The U.S. Software Industry and Software Quality: Another Detroit in the Making?
"The reason we come up with new versions is not to fix bugs. It's absolutely not. It's the stupidest reason to buy a new version that I've ever heard.... And so, in so sense, is [software] stability a reason to move to a new version. It's never a reason. You won't get a single person to say they'd buy a new version because of bugs."
--Bill Gates, CEO of Microsoft Corporation, in an interview with reporter Klaus Brunnstein (Focus, November 1995)
Do computer users care about quality? Linux advocates hope so, because it's unquestionably the case that open-source development methods are capable of producing some very fine software indeed. As open-source guru Eric Raymond points out, the nature of open-source development - such as the wide-open availability of the underlying source code, the ongoing testing of code in real-world settings, the frequent release cycles - can produce code that's remarkably free from programming errors. The sheer number of developers helps, too; as Linus Torvalds puts it, "With enough eyeballs, all bugs are shallow."
To be sure, not every program developed with open-source methods is as beautifully crafted as the Linux kernel, but there's no disputing the fact that open-source development can indeed produce software of exceptional quality. If quality matters, Linux ought to have an edge over its commercial competitors. According to one estimate by a Microsoft internal (see Minasi 2000:255), the firm's products typically contain an average of 14 to 17 errors per 1,000 lines of code - a level of quality that can be described as mediocre. But people keep buying Microsoft products. Vendor executives, Microsoft's among them, look at their profits and ask why they should bother improving their firms' software. Sure, they admit, it's possible to produce software of space-shuttle quality, but doing so is very expensive. Maybe that level of quality is needed in life-critical systems, such as medical software, but who needs a quality word processor? Consumers don't care, they conclude, and so they keep putting out products that are "good enough".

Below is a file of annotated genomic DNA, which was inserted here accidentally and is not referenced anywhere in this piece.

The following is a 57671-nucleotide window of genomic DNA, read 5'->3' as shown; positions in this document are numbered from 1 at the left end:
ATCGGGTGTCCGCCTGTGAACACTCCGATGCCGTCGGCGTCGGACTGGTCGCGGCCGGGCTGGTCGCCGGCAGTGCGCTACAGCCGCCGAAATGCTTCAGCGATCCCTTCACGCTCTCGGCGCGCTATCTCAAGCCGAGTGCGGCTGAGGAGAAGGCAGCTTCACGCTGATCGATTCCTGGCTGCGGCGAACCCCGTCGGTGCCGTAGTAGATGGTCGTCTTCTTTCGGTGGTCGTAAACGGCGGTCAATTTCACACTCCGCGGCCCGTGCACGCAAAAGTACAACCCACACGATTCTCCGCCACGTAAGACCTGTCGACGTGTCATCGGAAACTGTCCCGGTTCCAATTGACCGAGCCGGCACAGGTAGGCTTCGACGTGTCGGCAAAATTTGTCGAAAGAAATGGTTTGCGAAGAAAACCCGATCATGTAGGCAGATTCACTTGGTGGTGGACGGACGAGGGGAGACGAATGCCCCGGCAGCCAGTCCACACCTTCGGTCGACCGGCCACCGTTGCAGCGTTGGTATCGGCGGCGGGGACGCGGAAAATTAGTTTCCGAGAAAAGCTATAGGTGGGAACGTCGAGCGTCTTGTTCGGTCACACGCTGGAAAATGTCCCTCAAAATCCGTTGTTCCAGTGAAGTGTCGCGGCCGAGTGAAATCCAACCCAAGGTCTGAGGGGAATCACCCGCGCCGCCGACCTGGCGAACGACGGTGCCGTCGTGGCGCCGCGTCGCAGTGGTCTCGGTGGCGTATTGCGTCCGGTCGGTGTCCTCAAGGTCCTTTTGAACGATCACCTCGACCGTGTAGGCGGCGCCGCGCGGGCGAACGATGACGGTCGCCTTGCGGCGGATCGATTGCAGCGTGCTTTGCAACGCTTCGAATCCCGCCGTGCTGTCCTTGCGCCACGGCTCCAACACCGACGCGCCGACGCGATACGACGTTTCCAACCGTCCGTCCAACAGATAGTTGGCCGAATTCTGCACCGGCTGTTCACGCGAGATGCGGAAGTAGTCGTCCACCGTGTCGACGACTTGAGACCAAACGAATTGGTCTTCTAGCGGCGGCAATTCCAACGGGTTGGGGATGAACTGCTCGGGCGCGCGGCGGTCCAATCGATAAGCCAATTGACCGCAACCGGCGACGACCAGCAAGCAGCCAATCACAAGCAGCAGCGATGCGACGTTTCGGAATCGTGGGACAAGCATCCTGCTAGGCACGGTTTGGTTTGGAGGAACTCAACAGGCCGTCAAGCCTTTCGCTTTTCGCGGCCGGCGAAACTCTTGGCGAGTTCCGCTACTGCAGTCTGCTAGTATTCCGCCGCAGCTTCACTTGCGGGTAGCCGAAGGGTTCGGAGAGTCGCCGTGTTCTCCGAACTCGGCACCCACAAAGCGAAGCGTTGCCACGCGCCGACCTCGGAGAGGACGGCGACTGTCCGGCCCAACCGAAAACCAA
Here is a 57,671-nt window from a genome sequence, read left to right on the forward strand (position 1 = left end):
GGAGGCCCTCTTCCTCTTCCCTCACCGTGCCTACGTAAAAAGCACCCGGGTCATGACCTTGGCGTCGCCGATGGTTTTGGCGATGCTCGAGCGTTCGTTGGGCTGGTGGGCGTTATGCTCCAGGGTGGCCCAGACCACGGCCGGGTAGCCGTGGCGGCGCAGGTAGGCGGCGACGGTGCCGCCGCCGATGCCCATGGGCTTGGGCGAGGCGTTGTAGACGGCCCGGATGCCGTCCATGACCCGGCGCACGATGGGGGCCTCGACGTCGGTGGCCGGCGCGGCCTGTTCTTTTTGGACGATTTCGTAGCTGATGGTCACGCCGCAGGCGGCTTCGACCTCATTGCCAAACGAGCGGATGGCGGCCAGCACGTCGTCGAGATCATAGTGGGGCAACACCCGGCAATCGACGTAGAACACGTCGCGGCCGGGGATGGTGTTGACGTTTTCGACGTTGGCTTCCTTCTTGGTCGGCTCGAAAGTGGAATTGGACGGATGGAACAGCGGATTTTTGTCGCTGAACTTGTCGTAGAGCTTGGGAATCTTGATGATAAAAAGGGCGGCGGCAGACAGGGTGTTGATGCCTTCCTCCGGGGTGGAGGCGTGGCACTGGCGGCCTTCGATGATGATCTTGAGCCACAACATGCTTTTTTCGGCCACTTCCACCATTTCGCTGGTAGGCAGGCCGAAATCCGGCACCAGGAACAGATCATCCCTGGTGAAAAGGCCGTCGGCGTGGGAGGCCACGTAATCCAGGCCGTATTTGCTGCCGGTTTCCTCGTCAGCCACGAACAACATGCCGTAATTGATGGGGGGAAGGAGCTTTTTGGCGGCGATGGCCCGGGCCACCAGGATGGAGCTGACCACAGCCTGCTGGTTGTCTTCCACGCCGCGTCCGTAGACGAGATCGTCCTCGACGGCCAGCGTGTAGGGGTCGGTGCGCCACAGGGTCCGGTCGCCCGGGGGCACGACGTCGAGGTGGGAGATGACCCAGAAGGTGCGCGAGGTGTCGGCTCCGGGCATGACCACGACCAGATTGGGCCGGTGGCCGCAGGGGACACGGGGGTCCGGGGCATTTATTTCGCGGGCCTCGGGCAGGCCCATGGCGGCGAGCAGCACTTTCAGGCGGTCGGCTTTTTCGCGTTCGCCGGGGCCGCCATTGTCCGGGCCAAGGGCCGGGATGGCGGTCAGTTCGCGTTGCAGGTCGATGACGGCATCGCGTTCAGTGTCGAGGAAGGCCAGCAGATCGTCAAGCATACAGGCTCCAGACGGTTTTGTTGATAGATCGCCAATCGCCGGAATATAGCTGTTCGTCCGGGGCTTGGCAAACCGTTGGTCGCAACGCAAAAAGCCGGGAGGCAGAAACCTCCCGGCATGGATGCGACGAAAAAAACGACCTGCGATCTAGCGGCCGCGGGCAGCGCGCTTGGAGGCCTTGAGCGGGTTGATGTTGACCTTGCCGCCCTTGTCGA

They're wrong. Dead wrong. Consumers have been putting up with bug-ridden software for one simple reason: They don't realize there is an alternative. And once they find out, commercial software vendors are going to lose a big slice of their business. Where's my evidence for this claim? History. I'm sure you've heard the famous Santayana quote: "Those who do not remember the past are condemned to repeat it." (No, that's not a typo; it's Santayana the philosopher, not Santana the guitarist.) If you're looking for an example, I've got a doozy for you. According to Mark Minasi, author of a very fine book entitled The Software Conspiracy (McGraw-Hill, 2000), the U.S. commercial software industry is making exactly the same mistake that U.S. auto makers once made, and the results could prove catastrophic to the U.S. economy.
Flash back to the 1950s, and take a look at the average new car produced by one of Detroit's "Big Three" auto makers (GM, Ford, and Chrysler). You'd see lots of cool features: big, gutsy V-8 engines, flashy chrome bumpers, and (in 1957, anyway) fins that made the cars look like low-flying rockets.
If you owned one of these monsters, though, you'd discover another, less-appealing characteristic: shoddiness. The cars were riddled with defects and needed frequent repairs. They weren't safe, either, and they were murder on the environment. Instead of improving their products and making them safer and less polluting, the Big Three auto makers went to work on the politicians. They did everything they could to ward off legislation to give consumers protections against lemons. They opposed air bags. They tried to fight off pollution standards. In today's markedly more corrupt political environment, they probably would have succeeded.